As I approach retirement and our new life as road warriors begins, doesn’t that sound more adventurous than full-time RVing, we’re spending a lot of time visiting friends and family. We’ll see everyone in the future, we just don’t know when, so we’re saying goodbye until then.
Weather has warmed enough to clear the ice off the waters up and down the Front Range of Colorado. Having lived in Fort Collins for over twenty years, I’ve managed to fish nearly every public water within an hour or two of the house. I say nearly, as you can never get to them all. Every year “new” waters open to the public, often ponds associated with developments or new bike trails along rivers provide access. Further, every year waters once public disappear for a variety of reasons, such as Colorado Parks and Wildlife losing the leases on two in the area.
Some local waters were visited once or twice and didn’t merit more frequent visits. Others became well known and trusted friends. Proximity played a part in whether or not a pond became a good friend, especially those within minutes of the house or work. But location isn’t everything. Good friends tend to come through for you.
Whenever I’ve had time to fish the last couple weeks, be it minutes or hours, I’ve been visiting old friends. Most have welcomed me, producing decent numbers of fish, and even a couple of surprises as good friends are prone to do. I realize that there’s not enough time left before we hit the road to visit all my local friends. There are over 100 fisheries within an hour of work and home. Of those maybe twenty or so are good friends I visit regularly, more than I can get to in the next few days.
Over the years I’ve become well acquainted with my “friends.” Learning their depths, vegetation, hidden brush and tree limbs, species . . . Armed with that information on any given visit it’s often easy to figure out where the fish are holding, effective patterns and presentations making catching far more likely. Typically, the fish are plentiful, albeit smallish. Still, as good friend often do they offer up a surprise or two on occasion. This weekend was case in point when a local park pond produced a nice twenty inch rainbow along with the normal fare of bluegills, crappie, and bass.
Local “friends” are great to visit over lunch or after work, as I did today. Had to fish over lunch hour as it will likely be the last time I take a break from work over lunch to fish. Tomorrow, I’ll get a couple hours after work, likely the last time for that also. These special times with close “friends” will continue, just not squeezed in between working hours.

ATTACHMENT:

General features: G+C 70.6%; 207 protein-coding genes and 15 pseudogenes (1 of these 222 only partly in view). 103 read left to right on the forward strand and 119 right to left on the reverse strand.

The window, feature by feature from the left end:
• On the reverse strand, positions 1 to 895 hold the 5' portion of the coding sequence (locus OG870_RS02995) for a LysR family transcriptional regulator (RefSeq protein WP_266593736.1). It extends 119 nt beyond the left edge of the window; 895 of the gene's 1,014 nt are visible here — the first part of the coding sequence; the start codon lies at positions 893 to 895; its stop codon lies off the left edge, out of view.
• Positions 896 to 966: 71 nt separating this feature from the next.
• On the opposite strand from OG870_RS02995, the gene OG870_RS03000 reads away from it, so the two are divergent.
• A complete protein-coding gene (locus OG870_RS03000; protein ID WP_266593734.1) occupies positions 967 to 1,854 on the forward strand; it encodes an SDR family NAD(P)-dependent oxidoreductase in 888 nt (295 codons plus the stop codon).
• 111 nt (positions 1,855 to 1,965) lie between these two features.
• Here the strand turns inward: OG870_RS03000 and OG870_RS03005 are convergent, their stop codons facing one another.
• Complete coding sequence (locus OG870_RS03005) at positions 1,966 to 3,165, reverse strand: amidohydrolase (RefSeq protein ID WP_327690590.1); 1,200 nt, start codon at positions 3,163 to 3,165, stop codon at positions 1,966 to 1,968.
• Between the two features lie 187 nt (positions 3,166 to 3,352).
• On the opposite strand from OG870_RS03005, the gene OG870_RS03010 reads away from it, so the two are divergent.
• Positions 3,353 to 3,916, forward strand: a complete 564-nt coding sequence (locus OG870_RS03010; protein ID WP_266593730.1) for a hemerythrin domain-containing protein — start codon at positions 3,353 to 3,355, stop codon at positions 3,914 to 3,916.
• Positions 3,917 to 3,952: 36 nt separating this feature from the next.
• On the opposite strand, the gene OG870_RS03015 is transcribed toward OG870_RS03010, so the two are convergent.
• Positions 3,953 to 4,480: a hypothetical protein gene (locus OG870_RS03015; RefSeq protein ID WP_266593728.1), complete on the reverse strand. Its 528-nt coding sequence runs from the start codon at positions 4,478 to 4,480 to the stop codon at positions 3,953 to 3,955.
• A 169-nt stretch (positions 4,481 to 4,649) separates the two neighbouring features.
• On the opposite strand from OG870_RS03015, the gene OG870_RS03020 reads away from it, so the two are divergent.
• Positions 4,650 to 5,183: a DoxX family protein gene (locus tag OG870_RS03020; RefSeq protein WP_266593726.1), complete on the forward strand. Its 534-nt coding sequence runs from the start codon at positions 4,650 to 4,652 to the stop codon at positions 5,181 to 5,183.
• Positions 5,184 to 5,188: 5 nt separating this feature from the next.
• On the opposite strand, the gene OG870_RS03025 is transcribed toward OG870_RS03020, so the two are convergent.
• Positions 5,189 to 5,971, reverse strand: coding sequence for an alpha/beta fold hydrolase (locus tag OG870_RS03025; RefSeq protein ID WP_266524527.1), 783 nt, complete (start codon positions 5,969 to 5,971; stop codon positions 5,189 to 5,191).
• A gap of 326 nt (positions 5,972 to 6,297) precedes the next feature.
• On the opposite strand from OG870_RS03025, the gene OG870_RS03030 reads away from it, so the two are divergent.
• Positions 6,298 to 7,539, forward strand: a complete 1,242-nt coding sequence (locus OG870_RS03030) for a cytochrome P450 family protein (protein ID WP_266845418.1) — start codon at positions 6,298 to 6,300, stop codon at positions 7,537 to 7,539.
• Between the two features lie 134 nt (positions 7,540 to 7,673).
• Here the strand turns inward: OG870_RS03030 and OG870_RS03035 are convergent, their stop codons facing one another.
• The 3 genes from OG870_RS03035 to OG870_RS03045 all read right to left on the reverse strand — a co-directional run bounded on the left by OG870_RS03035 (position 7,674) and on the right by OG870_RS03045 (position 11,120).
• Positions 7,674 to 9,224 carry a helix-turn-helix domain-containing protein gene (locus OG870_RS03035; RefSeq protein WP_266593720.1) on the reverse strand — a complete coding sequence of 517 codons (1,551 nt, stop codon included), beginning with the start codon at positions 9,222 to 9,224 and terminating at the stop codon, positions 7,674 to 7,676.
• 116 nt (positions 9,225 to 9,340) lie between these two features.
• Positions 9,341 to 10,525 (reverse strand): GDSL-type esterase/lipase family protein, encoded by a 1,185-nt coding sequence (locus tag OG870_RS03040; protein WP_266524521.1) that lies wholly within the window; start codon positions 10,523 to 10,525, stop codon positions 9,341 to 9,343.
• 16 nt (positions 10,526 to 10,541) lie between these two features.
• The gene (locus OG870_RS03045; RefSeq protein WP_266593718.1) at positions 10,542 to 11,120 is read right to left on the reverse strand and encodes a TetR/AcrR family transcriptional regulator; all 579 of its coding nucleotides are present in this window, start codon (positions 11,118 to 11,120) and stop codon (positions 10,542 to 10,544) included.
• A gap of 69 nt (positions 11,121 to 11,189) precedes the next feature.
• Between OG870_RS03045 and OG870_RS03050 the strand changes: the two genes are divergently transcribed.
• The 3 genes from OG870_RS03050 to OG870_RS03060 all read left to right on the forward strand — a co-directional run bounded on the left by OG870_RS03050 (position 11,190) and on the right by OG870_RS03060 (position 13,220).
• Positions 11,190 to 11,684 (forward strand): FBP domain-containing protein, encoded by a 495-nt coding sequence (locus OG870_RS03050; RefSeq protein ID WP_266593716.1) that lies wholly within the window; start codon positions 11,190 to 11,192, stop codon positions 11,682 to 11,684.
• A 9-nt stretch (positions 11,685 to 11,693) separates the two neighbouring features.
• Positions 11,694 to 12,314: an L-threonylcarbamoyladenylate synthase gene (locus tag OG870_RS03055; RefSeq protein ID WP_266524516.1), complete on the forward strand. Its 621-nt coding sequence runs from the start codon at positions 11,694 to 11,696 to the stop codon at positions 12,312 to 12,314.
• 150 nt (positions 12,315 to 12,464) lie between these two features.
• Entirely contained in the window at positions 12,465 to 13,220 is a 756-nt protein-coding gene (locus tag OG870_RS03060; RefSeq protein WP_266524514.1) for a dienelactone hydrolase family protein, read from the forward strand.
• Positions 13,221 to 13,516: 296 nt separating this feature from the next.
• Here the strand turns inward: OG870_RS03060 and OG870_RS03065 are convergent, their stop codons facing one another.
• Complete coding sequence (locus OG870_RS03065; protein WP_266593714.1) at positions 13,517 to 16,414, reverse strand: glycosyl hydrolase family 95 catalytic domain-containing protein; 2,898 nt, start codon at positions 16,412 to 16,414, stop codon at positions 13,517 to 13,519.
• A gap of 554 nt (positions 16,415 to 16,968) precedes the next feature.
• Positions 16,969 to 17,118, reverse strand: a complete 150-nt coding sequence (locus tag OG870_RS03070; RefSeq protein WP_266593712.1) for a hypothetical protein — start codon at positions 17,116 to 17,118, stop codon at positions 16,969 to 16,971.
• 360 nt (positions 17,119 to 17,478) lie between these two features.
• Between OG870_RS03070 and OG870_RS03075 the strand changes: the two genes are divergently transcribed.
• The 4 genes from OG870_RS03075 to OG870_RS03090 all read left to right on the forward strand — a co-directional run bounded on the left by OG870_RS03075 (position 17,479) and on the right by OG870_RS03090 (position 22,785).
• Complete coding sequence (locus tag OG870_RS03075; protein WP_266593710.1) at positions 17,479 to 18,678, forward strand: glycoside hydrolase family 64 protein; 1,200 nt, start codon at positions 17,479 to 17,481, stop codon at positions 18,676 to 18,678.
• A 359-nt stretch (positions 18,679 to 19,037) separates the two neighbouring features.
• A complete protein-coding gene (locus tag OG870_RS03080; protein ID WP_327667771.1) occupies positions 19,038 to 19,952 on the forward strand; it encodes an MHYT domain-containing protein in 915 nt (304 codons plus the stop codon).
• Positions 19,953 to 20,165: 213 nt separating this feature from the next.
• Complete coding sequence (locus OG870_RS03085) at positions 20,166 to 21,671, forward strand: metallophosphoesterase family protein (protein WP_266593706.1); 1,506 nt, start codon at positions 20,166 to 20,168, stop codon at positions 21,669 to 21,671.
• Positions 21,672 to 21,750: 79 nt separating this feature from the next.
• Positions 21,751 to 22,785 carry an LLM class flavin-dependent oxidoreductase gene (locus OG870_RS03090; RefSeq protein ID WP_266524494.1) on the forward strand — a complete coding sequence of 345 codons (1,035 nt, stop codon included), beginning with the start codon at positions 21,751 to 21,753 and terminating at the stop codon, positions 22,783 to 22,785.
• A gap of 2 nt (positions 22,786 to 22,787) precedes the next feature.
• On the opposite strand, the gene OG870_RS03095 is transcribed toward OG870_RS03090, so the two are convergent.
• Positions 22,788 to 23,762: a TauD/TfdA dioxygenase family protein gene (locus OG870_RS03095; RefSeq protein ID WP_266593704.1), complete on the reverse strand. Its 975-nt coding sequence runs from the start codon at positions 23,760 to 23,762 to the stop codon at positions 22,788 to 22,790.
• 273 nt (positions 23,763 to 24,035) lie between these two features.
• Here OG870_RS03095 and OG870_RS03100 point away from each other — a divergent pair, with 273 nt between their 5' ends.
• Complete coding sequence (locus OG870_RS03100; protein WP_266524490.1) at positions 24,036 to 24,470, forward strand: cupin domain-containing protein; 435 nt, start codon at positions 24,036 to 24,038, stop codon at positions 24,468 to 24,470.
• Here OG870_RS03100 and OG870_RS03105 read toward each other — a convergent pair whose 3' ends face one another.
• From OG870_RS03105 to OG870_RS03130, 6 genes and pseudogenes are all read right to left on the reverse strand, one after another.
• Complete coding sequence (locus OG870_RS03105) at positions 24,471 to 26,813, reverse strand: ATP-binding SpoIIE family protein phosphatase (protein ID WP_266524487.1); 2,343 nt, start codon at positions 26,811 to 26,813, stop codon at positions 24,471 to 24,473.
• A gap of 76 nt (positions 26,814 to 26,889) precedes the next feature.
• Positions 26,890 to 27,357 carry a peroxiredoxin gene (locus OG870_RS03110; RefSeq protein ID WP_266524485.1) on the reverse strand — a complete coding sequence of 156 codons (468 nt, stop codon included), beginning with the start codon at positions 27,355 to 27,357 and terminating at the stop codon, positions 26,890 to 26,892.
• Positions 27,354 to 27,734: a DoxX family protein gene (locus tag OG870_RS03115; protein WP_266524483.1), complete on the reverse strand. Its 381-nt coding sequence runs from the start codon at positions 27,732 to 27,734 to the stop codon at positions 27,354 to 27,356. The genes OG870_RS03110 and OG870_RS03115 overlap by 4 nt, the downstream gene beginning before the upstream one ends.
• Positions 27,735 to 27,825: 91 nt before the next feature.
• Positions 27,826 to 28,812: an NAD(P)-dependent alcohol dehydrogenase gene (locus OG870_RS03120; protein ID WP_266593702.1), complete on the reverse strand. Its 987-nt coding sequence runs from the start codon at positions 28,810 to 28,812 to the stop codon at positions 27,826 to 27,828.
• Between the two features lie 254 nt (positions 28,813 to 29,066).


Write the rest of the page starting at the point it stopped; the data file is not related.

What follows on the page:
Wherever you live, it’s a good idea to make friends with your local waters, as friends almost always treat you right. So as we take to the road, there’s a mix of sadness that comes from bidding adieu to old friends and excitement that comes from making new ones.
First published 3/13/18 Flyrodn America.
I hope every day is a gentle adventure and that you and your wife have the greatest times ever. One day we'll go after some of those Brazos Bass!
Rest assured of that Lloyd, soon, very soon
Travel safe and have fun Dave.
I hope to fish with you again sometime.
We're going to miss you around here Dave. I said as much last week on the Loveland Fishing Club blog,.. don't know if you saw it. Bill Wednesday, March 7, 2018
Dave Coulson's retiring as chief editor at Fish Explorer
Northern Colorado is home to legendary anglers – folks like Terry Wickstrom, Chad LaChance, Dan Barker, experts in just about every aspect of our sport. But as far as someone willing to test just about every body of water in northern Colorado, and share what he'd learned, it’s pretty hard to find a match for Dave Coulson, recently retired and about to hit the road with his wife Sue as full-time RVer.
Dave was one of the earliest editors of https://www.fishexplorer.com, and on that website and in Fort Collins Coloradoan columns he's shared useful information about nearly every warm body of water in northern Colorado that might hold a fish.
The first I recall seeing his byline was in an amazingly candid 2008 report on Fish Explorer, Boyd Lake from a Fly Fisher’s Perspective.” Darned if he hadn’t flippered his way all around that jet ski-infested, 1,700- acre reservoir in a float tube. After flailing away with that three-fly, fly rod rig of his, darned if he didn’t tell the rest of us what he’d learned about 14 best spots to fish, and recommended ways to fish them. I still refer to that article from time to time, reminding myself that some other anglers sure are more forthcoming than me, and maybe even more obsessive.
The first time I actually met Dave was in spring about 2010 at the Marina Inlet of Boyd Lake . He’d spotted my belly boat in the back of the Silverado, and told me to fish right in the middle of the inlet, where water flowing in from Horsetooth Reservoir was attracting gangs of marauding white bass. He was spot on – I anchored that boat smack in the middle of the current, just beyond casting range of some frustrated shore anglers – and sadistically amused myself at their expense.
The point is, I may not be as generous as Dave in telling you where and how to go fishing around here (hey, the man’s a saint), but I do promise to occasionally share what I’ve learned about life. And in this instance, I’m telling you that the fishing life around here is going to be a little duller without Dave in the mix. I still haven't followed his advice and gone after carp on a fly rod.
He was never a member of the Loveland Fishing Club, which is our loss, but he was a member of Rocky Mountain Fly Casters, the Fort Collins chapter of Trout Unlimited, the Centennial Bass Club, and sat on the Larimer County Parks Advisory Board.